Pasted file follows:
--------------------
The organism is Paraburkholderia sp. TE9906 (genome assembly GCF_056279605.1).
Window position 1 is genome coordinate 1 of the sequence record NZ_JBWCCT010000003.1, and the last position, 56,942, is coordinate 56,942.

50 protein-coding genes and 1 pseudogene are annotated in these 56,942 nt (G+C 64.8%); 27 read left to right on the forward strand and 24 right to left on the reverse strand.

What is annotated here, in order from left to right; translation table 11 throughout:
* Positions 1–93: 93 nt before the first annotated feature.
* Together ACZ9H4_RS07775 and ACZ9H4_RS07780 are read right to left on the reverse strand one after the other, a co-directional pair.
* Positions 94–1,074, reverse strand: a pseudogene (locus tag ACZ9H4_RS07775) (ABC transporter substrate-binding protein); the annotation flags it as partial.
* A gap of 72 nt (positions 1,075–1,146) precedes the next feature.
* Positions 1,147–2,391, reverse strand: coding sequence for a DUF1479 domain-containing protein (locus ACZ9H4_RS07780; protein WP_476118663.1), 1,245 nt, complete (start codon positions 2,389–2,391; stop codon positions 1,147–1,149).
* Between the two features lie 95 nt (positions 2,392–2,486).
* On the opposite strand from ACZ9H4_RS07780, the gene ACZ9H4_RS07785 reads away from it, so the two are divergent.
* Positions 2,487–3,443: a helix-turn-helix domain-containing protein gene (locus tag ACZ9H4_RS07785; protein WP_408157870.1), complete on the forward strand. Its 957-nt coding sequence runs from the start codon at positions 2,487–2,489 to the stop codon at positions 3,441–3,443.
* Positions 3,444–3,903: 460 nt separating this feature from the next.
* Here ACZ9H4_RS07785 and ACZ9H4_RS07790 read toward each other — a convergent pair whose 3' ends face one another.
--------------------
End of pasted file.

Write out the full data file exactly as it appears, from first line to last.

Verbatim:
The organism is Paraburkholderia sp. TE9906 (genome assembly GCF_056279605.1).
Window position 1 is genome coordinate 1 of the sequence record NZ_JBWCCT010000003.1, and the last position, 56,942, is coordinate 56,942.

50 protein-coding genes and 1 pseudogene are annotated in these 56,942 nt (G+C 64.8%); 27 read left to right on the forward strand and 24 right to left on the reverse strand.

What is annotated here, in order from left to right; translation table 11 throughout:
* Positions 1–93: 93 nt before the first annotated feature.
* Together ACZ9H4_RS07775 and ACZ9H4_RS07780 are read right to left on the reverse strand one after the other, a co-directional pair.
* Positions 94–1,074, reverse strand: a pseudogene (locus tag ACZ9H4_RS07775) (ABC transporter substrate-binding protein); the annotation flags it as partial.
* A gap of 72 nt (positions 1,075–1,146) precedes the next feature.
* Positions 1,147–2,391, reverse strand: coding sequence for a DUF1479 domain-containing protein (locus ACZ9H4_RS07780; protein WP_476118663.1), 1,245 nt, complete (start codon positions 2,389–2,391; stop codon positions 1,147–1,149).
* Between the two features lie 95 nt (positions 2,392–2,486).
* On the opposite strand from ACZ9H4_RS07780, the gene ACZ9H4_RS07785 reads away from it, so the two are divergent.
* Positions 2,487–3,443: a helix-turn-helix domain-containing protein gene (locus tag ACZ9H4_RS07785; protein WP_408157870.1), complete on the forward strand. Its 957-nt coding sequence runs from the start codon at positions 2,487–2,489 to the stop codon at positions 3,441–3,443.
* Positions 3,444–3,903: 460 nt separating this feature from the next.
* Here ACZ9H4_RS07785 and ACZ9H4_RS07790 read toward each other — a convergent pair whose 3' ends face one another.